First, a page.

there was a ruckus in the hallway outside of their cell.  Lin positioned herself in front of Pauline in case this was the guards taking them to their executions. The person outside of their door handled the keys for a while before opening it slowly. A face poked around the door and looked for the women quickly. When they spotted them, a different boy burst into the room. This was the young prince that Pauline had befriended in her time here.

“Pauline! We have come to rescue you and your friend!”

            The boy was excited and pulled both Lin and Pauline towards the door.

“You came for me!”

            Pauline was clearly smitten with the act, and Lin had to push her towards the prince so she could thank him with a hug and kiss.

“We will be going deep into the south; I will be starting a revolt against my cruel family. My eyes are open to the amount of kindness that exists around me. I am unsure how we got this way,”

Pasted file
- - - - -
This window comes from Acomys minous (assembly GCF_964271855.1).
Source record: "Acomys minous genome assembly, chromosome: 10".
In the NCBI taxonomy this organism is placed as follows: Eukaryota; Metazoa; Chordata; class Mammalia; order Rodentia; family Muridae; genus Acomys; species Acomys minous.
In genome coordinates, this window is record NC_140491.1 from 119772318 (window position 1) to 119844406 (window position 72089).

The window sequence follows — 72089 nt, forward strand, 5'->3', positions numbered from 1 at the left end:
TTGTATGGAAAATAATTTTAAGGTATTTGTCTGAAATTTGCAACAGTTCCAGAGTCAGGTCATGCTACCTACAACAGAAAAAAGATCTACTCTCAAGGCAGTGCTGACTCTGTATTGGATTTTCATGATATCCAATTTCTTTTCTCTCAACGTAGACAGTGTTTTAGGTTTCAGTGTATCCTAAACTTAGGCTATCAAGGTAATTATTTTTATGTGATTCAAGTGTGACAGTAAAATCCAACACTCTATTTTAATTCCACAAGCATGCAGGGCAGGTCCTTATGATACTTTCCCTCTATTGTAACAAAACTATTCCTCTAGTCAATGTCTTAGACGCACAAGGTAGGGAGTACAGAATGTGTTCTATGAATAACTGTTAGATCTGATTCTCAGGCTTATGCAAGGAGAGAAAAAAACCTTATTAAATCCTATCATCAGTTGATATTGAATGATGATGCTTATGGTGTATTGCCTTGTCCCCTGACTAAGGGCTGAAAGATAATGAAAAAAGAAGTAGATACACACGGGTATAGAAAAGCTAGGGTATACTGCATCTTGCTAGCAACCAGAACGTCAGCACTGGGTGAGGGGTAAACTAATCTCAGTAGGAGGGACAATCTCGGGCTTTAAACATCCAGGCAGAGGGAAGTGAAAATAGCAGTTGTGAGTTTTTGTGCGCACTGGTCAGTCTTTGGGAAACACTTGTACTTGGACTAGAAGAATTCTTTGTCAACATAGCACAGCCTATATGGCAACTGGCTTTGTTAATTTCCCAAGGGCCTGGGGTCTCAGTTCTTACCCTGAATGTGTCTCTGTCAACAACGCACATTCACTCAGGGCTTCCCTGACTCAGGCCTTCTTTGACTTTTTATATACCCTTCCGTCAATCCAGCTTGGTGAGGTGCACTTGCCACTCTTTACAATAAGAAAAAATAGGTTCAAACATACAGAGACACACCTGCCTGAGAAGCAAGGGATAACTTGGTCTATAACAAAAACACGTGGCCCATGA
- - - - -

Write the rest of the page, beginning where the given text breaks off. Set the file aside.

the young prince sighed deeply and did not move to leave yet.

“Well, I can take a guess. Your main temple, where you all go to practice religion, is a wrecked colony spaceship from hundreds of years ago. The tech broke in the crash and your scientists died off before they could record all their information. Slowly, the intelligence dwindled and the power hungry took over under the guise of saviors. Not the first isolated society I have been across, but it is by far the most barbaric civilization I have ever experienced.”

            Lin finished resolute, and the princes led them away from the castle where they safely escaped to the south.


“You are not to decide if one is worthy or not.”